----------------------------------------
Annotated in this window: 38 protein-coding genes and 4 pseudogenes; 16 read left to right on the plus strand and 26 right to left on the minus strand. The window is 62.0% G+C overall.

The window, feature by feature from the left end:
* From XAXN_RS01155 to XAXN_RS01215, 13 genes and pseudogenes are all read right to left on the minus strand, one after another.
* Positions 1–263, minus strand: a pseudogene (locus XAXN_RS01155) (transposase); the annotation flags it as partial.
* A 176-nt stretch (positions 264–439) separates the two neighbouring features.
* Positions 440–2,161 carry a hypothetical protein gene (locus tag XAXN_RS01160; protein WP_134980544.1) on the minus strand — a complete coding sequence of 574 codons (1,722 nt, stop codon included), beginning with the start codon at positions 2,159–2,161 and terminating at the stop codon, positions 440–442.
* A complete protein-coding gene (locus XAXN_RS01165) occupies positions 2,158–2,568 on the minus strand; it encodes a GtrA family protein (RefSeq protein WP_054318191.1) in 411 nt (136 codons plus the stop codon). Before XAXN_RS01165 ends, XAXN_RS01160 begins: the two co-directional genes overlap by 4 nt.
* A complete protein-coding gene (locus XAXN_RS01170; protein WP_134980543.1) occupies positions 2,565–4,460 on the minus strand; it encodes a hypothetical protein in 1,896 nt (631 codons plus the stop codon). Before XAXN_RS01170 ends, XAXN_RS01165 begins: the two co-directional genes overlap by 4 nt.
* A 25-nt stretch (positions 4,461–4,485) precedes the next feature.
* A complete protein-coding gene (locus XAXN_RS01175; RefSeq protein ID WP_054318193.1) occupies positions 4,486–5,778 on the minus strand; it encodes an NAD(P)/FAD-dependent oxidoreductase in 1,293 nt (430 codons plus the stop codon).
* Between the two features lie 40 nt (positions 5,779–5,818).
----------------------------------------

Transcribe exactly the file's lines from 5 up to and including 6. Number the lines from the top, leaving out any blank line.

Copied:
* A 176-nt stretch (positions 264–439) separates the two neighbouring features.
* Positions 440–2,161 carry a hypothetical protein gene (locus tag XAXN_RS01160; protein WP_134980544.1) on the minus strand — a complete coding sequence of 574 codons (1,722 nt, stop codon included), beginning with the start codon at positions 2,159–2,161 and terminating at the stop codon, positions 440–442.